Three arrested in Florida shooting after white supremacist's speech

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The gunshots just missed the group of six to eight people, hitting the business they were standing in front of.

William Henry Fears, 30, Colton Gene Fears, 28, and Tyler Eugene Tenbrink, 28, (pictured above from left to right) were charged with attempted homicide.

According to The Los Angeles Times, the three men defended Spencer's message while counter-protesters passionately showed their disdain for the white nationalist leader's ideas proposing a white ethnostate. Tenbrink is also charged with possession of a weapon by a convicted felon.

The men fled the scene and headed north on Highway 75, police said. Tenbrink got out of the vehicle with a handgun while William Fears and Colton Fears yelled, "I'm going to f--ing kill you", and "Shoot them". One of the witnesses copied the Jeep's tag number and alerted authorities, who stopped the men shortly thereafter. This was an awesome team effort by everyone involved'.

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Before Spencer's speech on Thursday, the Gainesville Sun actually interviewed William Fears about why he drove from Houston to hear an advocate of ethnic cleansing lecture college students about free speech.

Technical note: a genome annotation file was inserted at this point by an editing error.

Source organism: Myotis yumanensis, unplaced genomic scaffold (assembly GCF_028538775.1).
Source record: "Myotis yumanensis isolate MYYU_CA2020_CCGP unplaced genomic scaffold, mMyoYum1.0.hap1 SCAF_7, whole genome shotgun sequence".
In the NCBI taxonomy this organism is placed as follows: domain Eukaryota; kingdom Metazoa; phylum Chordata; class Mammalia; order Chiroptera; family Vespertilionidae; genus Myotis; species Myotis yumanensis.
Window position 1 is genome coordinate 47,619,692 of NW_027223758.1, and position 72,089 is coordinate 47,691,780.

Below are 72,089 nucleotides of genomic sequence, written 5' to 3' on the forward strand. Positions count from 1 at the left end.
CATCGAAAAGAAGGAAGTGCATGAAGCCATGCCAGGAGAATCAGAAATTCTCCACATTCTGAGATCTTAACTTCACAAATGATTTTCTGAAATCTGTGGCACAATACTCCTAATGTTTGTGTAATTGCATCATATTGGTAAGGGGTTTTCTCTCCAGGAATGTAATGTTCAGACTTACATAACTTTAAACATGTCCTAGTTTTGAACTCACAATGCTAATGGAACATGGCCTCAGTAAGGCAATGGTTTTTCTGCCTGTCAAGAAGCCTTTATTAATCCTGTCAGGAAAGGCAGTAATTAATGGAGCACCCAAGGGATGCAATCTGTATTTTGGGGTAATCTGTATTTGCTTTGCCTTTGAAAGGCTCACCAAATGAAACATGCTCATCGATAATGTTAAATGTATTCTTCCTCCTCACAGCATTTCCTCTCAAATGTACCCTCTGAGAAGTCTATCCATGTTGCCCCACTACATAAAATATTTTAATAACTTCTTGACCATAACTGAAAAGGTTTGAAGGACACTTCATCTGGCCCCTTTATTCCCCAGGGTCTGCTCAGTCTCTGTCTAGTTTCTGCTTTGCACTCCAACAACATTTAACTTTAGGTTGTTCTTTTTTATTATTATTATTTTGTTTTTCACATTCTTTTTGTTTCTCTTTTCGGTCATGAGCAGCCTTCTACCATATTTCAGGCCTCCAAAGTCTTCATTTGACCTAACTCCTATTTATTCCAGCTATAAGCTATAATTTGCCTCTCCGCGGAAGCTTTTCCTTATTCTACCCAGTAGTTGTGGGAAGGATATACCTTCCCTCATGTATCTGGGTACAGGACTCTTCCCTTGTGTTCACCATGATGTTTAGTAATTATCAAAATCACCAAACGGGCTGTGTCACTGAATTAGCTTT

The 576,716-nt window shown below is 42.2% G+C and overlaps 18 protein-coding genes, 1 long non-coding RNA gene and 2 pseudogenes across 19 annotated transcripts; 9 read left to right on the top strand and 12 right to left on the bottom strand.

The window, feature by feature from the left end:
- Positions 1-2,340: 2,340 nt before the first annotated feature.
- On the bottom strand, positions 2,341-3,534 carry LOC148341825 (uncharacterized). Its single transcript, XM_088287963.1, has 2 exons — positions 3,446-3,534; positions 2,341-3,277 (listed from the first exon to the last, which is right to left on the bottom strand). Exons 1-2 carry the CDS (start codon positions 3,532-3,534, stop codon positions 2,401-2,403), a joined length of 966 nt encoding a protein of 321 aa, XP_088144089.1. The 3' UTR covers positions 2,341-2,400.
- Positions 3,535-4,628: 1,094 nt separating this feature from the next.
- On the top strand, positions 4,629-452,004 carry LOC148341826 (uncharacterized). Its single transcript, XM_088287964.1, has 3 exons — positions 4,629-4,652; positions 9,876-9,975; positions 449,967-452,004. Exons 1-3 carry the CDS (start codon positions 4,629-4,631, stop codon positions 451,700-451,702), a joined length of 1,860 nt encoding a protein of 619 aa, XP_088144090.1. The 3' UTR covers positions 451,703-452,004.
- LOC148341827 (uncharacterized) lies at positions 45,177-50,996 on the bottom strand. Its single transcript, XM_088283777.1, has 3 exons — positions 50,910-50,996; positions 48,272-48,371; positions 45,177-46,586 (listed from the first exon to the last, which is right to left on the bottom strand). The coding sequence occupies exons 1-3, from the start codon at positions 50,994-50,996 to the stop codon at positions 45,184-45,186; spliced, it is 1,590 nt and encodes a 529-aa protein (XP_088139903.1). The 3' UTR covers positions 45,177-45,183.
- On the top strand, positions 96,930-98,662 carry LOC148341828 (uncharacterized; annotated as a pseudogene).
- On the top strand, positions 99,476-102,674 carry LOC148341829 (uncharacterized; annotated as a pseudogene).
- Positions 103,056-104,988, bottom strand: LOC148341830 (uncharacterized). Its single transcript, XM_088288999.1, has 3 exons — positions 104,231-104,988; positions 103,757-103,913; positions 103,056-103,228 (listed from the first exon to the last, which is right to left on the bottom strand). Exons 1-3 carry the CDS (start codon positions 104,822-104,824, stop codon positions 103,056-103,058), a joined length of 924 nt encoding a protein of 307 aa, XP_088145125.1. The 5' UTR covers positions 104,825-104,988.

"For anyone who holds controversial viewpoints I think this is probably a little bit reassuring or at least should be that UF took more of the right steps in this situation", Kruth said. "We do not want your Nazi hatred" and "Nazi rubbish out of our streets", are some of the slogans shouted by the demonstrators, who far outnumber the supporters of the ultra-right figure. But at the end of the day, we're not opposed to defending ourselves'.

Tenbrink told the Sun that he traveled to Gainesville from Houston to see Spencer's speech. Bristow claims in the statement that he helped the American Civil Liberties Union when it sued to allow a "Unite the Right" rally in Charlottesville, Virginia, in August that led to deadly violence when 20-year-old white nationalist James Field Jr., of OH, struck and killed a protester with his auto. The University of Cincinnati last week ultimately decided they would "uphold the First Amendment" and allow Spencer to speak, after a threat of a lawsuit from Bristow.

Before the shooting occurred, William Fears claimed that only one side was responsible for violence when protests arise.